She was reciting Orlando’s part now, in the deep bass notes he had heard before. It was like a child playing at make-believe, he said to himself.

  • “How if the kiss be denied?”
  • said the pseudo-bass voice.
  • “Thou she puts you to entreaty,”
  • Rosalind answered, changing swiftly to falsetto. But in spite of the falsetto she was charming, she was adorable. She was better as Rosalind than she had been as Juliet; she was more coquettish, her touch was lighter, she had more movement and action, Withers said to himself beneath his breath, as he watched her. Nothing could be prettier than her innocent by-play, of the real conception of which, she had no more knowledge than a kitten; yet it was charming by-play for all that. Beautiful indeed she was when she clasped her white arms above her head, to look her imaginary Orlando in the face; more adorably lovely still when she made her red lips pout in imitation of a kiss.

    Then, all at once, there fell upon the air a terrible stillness.

    Glorinda’s voice had stopped with an awful suddenness. She was standing quite still, and she was looking at him, full, straight in the eyes. She had seen him through the bushes; he must have ventured too far beyond them.

    Glorinda grew at first deadly white. Withers felt his own face to be turning to flame.

    It was a full moment before she recovered herself. Then she went on—continuing, however, to give the lines in a perfectly commonplace voice—in tones which it made Withers’s heart ache to hear, they were so treacherously unsteady.

    She did not go to the end of the scene. She gave a few more lines, and then stopped. With a sudden access of self-possession she turned toward him, looking him full in the eyes again; through the network of leaves her eyes seemed like two threatening flames in their brilliancy.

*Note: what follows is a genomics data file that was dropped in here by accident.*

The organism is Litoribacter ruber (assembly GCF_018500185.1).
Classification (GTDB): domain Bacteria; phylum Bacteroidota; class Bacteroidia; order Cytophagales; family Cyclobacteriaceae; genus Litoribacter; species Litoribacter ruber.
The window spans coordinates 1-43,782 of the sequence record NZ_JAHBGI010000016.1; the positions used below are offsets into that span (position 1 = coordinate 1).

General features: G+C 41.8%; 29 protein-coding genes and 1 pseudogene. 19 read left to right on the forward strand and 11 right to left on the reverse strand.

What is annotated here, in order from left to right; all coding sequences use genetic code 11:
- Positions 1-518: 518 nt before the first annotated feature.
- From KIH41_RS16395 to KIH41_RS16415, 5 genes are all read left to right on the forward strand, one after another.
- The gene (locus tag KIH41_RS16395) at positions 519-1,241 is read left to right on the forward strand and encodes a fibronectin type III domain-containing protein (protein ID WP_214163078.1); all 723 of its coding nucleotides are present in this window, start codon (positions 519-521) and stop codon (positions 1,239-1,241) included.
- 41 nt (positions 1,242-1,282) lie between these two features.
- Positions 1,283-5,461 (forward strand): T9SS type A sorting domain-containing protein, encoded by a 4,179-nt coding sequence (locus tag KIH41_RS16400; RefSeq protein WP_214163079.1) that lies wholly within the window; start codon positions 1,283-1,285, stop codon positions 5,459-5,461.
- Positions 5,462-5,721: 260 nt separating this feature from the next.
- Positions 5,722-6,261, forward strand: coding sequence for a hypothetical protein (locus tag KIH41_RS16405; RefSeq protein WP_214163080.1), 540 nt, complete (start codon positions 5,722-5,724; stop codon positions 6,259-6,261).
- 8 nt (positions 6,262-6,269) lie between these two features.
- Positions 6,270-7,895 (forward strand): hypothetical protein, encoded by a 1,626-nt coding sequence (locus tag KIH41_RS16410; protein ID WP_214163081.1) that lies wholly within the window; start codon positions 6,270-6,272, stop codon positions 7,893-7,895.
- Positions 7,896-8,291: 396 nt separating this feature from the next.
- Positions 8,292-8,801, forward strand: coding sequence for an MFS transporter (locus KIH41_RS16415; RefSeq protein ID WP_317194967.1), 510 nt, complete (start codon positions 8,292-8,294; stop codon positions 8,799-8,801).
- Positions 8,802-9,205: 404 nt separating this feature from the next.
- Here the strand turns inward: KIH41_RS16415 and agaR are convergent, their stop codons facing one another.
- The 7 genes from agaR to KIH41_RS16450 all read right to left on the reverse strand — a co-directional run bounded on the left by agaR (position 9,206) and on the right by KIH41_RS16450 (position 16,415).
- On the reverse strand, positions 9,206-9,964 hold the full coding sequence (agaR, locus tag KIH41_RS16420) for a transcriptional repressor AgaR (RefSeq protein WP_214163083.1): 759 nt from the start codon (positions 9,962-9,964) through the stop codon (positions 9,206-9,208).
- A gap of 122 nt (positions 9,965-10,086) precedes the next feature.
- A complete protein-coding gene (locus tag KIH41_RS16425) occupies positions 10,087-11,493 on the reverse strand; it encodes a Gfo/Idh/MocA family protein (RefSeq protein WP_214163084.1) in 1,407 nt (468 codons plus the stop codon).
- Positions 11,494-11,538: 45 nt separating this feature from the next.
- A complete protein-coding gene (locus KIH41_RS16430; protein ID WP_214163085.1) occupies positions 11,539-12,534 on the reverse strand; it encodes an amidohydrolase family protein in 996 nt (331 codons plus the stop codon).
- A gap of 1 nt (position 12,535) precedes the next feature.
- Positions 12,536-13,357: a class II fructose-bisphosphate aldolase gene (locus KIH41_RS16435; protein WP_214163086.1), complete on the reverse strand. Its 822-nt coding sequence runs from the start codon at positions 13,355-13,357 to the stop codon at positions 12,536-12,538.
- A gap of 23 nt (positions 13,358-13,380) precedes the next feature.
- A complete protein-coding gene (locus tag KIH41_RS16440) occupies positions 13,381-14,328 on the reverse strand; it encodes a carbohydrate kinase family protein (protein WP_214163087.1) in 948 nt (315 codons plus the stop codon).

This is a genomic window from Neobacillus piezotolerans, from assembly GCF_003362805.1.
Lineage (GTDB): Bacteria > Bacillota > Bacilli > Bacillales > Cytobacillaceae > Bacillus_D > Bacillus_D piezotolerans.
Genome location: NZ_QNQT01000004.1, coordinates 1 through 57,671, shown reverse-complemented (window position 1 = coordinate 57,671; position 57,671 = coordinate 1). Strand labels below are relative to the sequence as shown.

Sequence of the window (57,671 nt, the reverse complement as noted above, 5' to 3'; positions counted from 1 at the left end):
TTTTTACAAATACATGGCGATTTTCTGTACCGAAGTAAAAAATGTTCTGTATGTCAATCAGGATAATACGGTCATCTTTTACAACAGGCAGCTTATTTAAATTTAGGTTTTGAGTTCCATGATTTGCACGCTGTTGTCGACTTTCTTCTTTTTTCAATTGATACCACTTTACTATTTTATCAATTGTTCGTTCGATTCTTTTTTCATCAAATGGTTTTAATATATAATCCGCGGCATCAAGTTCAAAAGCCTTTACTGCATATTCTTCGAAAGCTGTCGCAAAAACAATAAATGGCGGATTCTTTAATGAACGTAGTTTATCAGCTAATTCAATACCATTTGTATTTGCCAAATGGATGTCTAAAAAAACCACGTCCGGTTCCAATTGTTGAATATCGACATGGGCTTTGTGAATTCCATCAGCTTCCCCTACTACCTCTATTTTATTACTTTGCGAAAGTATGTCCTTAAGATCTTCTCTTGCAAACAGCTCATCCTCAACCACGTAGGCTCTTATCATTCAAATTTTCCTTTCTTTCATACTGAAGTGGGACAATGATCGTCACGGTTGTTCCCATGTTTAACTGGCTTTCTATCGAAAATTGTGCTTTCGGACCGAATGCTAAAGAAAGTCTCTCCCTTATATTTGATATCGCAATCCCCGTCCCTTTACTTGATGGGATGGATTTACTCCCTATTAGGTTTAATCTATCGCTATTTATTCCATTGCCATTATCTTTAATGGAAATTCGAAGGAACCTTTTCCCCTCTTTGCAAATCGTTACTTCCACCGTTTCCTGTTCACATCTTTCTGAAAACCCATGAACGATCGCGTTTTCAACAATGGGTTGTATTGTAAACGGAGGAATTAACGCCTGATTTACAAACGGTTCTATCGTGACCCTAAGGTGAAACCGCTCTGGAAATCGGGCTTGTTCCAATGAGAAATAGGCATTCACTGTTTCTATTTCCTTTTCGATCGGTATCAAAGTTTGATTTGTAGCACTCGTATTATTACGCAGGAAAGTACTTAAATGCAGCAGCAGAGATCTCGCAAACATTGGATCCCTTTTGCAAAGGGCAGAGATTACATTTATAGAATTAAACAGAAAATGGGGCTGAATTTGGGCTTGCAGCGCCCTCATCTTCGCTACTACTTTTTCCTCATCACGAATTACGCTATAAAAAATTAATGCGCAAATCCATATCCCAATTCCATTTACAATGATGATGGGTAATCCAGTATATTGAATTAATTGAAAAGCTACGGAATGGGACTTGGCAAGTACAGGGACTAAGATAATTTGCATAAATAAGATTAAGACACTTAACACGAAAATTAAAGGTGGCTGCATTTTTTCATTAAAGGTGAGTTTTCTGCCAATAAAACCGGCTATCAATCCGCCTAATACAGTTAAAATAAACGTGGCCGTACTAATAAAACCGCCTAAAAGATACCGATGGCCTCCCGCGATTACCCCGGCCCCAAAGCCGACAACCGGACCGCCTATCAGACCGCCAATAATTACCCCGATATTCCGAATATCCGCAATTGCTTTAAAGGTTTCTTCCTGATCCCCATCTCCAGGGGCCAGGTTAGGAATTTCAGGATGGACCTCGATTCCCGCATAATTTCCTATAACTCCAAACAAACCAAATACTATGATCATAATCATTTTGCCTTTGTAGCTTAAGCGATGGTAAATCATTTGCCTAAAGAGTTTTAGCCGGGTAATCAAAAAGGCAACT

She spoke to the negroes, although Withers knew only too well whom she was really addressing.

    “You may go now; I can’t go on—it’s too hot, and I’m tired. Please go away at once.”

    He knew himself to be dismissed, and yet he could not move; he felt himself to be glued to the spot. He must see her once, cost what it might; he must speak to her and gain her forgiveness.

    The little audience had quickly scattered. Withers rose then, pushing his way toward the place where she had been standing. But she was no longer there; she had gone down into the hollow to undress, probably; he would wait. Then a low, stifled sob fell on his ear; the edge of a blue mantle caught his eye. It must be—it was Glorinda; she was lying on the ground, on the other side of the tree-trunk.

    She had thrown herself prone upon the ground; she had hidden her face in her mantle; she was sobbing convulsively.

    Withers was beside her in an instant. Unconsciously he put his arm about her, as he knelt over her.

    “Oh, don’t, don’t, Miss Glory!” he cried out, as he tried to raise her, to clasp her waist, and to pull her upward. “I—I am a brute; I am ashamed; I can never forgive myself; but oh, for Heaven’s sake don’t weep! you will break my heart; you will make yourself ill;” and he went on struggling to raise her all the while, to turn her face toward him. But Glory still kept it hidden, now in her mantle, now in the masses of her hair. She was weeping still, but not so violently. She was sobbing softly as she let him pull her toward him, raising her till she was sitting beside him, with her face still buried in her hair. She kept on weeping, but less and less bitterly. Withers stroked the long tresses with his hand, as for a few brief seconds Glorinda’s head lay, in the abandonment of her distress, upon his shoulder. He kept on talking all the while in the heat of his remorse and repentance.

    “I can never forgive myself—never. I am ashamed,—I am ashamed even to ask you to forgive me for doing such an outrageous thing,—for spying on you like that.”

    The head on his shoulder gave a convulsive little sob.

    “But you see,” he went on, trying to lift the head that he might look into her face,—“but you see, I had done it before, I had seen you before, as—Juliet—last week—before I came, and”——

    The head was suddenly raised now. Glorinda’s sobbing ceased. She brushed a wet mist from before her eyes, as she sat, drawing herself away from him, that she might look him quite full in the face.

    “You saw me before as Juliet?” She had found her voice, which was firm in spite of the tears still hanging on her wet eyelids.